Tag Archives: Gertrude Stein

Friday Links: …Punctuation!

27 Sep

In honor of it being National Punctuation Day earlier this week (the 24th, to be exact), here are some punctuation-related links:::

Mary Norris’ delightful piece on National Punctuation Day in The New Yorker

Literary agent Sterling Lord talks about how deeply Jack Kerouac thought about punctuation in his recent memoir Lord of Publishing

“Remove literary, grammatical and syntactical inhibition,” said Kerouac in his “30 Beliefs and Techniques for Prose and Life

Alexis C. Madrigal gets to the bottom of William S. Burroughs and Jack Kerouac duking it out over the Oxford comma in The Atlantic

I suggest The Atlantic is creating their own fauxlore in their beatnik punctuation story

Thoughts on punctuation in haiku, with references to Ezra Pound, Amy Lowell, Jack Kerouac, R. H. Blyth, Sora, Yaha, Richard Wright, James Hackett, Choshu, Hashin, L. A. Davison, David Coomler, and e. e. cummings

e. e. cumming’s liked to play with punctuation in poems like r-p-o-p-h-e-s-s-a-g-r

Roi Tartakovsky considers this topic in E. E. Cumming’s Parentheses: Punctuation as Poetic Device

“There are some punctuations that are interesting and there are some punctuations that are not,” says Gertrude Stein in Poetry and Grammar

Poet Bob Holman explains how to read a crossed out word out loud in The Brooklyn Rail

David Foster Wallace used endnotes to capture fractured reality

Check out “the greatest literary project of all time“: The punctuation-named lit journal The Ampersand Review

Punctuation impacts how readers perceive a work, I argue in this Writing Wednesday post

Which punctuation tattoo would you get?

Grammar Girl is the best go-to guide for “quick and dirty tips” on punctuation

Want exclamations in bed?! Check out the punctuation pillows from PB Teen

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Anne Waldman Speaks on How Beat Poets Selling Out Helped Naropa

28 Jan

If you have about an hour to spare, this interview with poet Anne Waldman at the University of Texas at Austin touches on Jack Kerouac’s awareness of the arts world at the time, the New York School poets and Black Mountain poets, Beatnik-inspired clothing and selling out, how the Jack Kerouac School of Disembodied Poetics at Naropa got its name and why it’s not named after Gertrude Stein, the passing of Gregory Corso and Allen Ginsberg, William S. Burroughs’ cut-up techniques, women of the Beat Generation, the Bowery Poetry Club, and her mother’s time in Greece. It’s a thoughtful interview that’s well worth listening to.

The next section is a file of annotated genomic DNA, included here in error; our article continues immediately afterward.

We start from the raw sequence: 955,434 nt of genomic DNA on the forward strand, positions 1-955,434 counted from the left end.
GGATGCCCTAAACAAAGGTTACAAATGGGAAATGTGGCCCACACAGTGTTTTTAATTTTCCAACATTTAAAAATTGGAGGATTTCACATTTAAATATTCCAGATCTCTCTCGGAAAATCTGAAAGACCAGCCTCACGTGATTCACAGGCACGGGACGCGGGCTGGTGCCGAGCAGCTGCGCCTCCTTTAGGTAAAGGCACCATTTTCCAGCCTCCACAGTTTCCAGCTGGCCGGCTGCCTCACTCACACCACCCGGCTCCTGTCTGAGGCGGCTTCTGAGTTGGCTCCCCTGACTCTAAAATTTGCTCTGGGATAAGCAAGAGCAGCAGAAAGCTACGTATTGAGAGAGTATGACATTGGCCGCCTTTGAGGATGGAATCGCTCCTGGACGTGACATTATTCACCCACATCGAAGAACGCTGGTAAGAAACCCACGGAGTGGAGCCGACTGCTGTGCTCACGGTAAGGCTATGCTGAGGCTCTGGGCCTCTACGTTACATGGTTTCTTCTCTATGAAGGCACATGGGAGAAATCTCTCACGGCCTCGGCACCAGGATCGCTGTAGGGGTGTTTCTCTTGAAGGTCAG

The interview was in conjunction with the Harry Ransom Center’s 2008 exhibit On the Road with the Beats.

 

From the Lost Generation to the Beat Generation: Hollywood’s Obsession

12 Jul

 

 

With Hemingway and Gellhorn currently on HBO and a remake of The Great Gatsby heading to theatres this Christmas, The Observer’s Daniel D’Addario ponders if we’re experiencing a “Lost Generation Boom.”

The Lost Generation refers to the writers during the World War I era, many of whom became expatriates.  The Lost Generation writers include F. Scott Fitzgerald, T. S. Eliot, Gertrude Stein, Ernest Hemingway, and John Dos Passos, among others.  Hemingway popularized the term in A Moveable Feast, in which he quoted Stein as telling him a story about a man who said, “That’s what you all are … all of you young people who served in the war. You are a lost generation.”

D’Addario also references last summer’s Midnight in Paris, but in some regard, we’ve been experiencing the “boom” for quite some time now … at least in the cocktail scene.  A few years ago, speakeasy-type bars became all the rage here in New York.  Dimly lit lounges served up spiked punches in tea cups.  There are also Jazz Age parties on Governor’s Island, where everyone gets all dolled up in fantastic flapper dresses and Sacque suits.  And the Oak Room—which in the ‘20s was Algonquin’s Pergola Room—just reopened.

However, Hollywood isn’t only obsessed with the Lost Generation.  The Beat Generation, which wasn’t popular for a long time, is beginning to see a revival.  On the Road, based on Beat writer Jack Kerouac’s novel, just premiered at Cannes Film Festival in May and will be released Stateside sometime later this year.  Next year, Kill Your Darlings, about a murder involving Kerouac, William S. Burroughs, and others associated with the Beat Generation, will be released.  In 2010, Howl, based on Allen Ginsberg’s poem and the trial that followed its publication, came out.  These aren’t small movies by any means.  Howl starred it-boy James Franco, Kill Your Darlings will star Daniel Radcliffe, and much has been made of On the Road starring Kristen Stewart.

Perhaps we’re trying to figure out our own generation by looking at those in the past.